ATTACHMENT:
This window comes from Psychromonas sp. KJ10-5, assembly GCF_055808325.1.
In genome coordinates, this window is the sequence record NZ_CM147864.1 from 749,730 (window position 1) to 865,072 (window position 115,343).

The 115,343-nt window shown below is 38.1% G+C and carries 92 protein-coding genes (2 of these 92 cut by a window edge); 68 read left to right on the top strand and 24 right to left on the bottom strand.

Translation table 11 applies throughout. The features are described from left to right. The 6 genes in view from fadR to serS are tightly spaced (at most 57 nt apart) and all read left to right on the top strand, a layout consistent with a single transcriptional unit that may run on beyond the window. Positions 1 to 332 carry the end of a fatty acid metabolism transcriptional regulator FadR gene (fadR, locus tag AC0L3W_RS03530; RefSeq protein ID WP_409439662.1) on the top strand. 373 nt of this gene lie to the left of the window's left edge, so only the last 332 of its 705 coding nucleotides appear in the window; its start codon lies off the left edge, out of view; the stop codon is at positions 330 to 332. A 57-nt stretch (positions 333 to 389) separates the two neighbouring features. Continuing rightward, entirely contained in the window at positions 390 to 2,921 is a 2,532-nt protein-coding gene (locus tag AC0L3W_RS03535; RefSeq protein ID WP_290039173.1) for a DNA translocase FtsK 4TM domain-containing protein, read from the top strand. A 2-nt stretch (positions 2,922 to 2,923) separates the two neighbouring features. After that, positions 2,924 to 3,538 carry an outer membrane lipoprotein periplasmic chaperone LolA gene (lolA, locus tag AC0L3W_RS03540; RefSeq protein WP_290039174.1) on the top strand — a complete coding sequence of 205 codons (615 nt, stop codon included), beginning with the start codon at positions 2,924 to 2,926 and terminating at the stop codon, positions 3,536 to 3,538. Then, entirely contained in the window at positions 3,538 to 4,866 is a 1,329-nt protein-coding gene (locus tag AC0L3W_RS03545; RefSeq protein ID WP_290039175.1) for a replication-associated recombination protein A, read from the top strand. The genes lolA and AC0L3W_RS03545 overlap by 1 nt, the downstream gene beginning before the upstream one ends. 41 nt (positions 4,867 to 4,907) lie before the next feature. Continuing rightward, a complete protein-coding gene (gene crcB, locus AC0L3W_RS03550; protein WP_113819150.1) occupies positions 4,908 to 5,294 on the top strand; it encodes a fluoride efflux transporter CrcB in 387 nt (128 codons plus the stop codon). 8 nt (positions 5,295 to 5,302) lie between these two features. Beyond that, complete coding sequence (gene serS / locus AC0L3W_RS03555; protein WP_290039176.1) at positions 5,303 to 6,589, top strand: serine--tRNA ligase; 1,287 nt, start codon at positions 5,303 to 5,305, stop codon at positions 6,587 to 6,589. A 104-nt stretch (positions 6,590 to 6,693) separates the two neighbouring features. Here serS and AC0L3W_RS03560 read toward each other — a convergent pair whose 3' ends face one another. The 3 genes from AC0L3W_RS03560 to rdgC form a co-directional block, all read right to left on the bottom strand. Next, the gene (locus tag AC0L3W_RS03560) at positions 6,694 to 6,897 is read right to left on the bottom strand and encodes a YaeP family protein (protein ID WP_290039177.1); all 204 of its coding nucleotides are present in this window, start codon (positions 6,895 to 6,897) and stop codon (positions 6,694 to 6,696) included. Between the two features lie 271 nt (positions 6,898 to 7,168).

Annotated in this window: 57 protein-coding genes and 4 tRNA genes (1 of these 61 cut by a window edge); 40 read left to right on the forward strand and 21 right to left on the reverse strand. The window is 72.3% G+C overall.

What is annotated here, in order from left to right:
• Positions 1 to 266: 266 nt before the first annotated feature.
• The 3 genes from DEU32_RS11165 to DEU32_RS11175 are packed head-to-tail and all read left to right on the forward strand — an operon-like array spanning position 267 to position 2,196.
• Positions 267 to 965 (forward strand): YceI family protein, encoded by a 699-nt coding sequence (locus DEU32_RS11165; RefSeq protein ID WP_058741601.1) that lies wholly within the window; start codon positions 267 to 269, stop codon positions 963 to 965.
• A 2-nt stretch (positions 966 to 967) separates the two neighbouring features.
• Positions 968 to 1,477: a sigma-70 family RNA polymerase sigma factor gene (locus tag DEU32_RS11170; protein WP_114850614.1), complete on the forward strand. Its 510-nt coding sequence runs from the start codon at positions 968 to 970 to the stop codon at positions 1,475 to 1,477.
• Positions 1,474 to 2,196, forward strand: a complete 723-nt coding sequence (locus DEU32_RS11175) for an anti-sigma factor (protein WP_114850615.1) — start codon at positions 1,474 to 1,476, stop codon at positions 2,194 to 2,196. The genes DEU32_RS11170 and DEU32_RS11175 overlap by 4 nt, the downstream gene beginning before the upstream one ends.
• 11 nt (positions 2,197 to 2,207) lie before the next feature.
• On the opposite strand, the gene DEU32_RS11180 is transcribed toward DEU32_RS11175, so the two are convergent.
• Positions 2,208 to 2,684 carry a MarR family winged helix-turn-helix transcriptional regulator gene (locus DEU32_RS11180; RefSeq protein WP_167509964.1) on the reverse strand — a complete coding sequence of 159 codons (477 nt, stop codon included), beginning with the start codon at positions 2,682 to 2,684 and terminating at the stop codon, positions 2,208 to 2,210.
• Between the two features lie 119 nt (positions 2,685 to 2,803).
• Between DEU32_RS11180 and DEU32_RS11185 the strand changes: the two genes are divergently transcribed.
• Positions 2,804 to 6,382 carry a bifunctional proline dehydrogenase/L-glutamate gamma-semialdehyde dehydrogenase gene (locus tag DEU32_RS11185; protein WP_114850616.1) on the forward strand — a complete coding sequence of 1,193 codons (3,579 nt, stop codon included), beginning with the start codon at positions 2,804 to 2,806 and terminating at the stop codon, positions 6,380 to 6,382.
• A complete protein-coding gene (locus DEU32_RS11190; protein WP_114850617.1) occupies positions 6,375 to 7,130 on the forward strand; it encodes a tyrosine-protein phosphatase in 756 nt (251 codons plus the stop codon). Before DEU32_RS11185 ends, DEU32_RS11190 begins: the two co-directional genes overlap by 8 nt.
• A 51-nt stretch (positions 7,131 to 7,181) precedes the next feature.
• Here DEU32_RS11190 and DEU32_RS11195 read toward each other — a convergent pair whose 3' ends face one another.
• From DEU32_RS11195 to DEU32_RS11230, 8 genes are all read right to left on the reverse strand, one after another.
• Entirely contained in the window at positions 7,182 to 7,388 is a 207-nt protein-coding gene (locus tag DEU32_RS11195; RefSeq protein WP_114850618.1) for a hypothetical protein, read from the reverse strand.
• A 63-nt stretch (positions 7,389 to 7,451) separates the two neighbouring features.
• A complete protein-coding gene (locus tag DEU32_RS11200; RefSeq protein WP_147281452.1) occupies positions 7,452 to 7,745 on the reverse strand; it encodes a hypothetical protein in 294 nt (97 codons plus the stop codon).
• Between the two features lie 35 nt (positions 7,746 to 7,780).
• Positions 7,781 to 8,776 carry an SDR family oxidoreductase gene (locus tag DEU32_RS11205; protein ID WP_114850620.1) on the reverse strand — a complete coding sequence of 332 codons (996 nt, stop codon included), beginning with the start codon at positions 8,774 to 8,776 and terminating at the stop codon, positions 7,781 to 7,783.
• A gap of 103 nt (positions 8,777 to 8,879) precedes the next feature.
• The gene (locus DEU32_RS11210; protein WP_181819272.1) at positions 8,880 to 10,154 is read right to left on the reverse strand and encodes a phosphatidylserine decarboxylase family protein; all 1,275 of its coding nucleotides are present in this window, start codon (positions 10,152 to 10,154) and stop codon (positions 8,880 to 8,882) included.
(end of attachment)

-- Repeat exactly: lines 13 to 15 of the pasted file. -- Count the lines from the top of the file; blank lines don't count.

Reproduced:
• 11 nt (positions 2,197 to 2,207) lie before the next feature.
• On the opposite strand, the gene DEU32_RS11180 is transcribed toward DEU32_RS11175, so the two are convergent.
• Positions 2,208 to 2,684 carry a MarR family winged helix-turn-helix transcriptional regulator gene (locus DEU32_RS11180; RefSeq protein WP_167509964.1) on the reverse strand — a complete coding sequence of 159 codons (477 nt, stop codon included), beginning with the start codon at positions 2,682 to 2,684 and terminating at the stop codon, positions 2,208 to 2,210.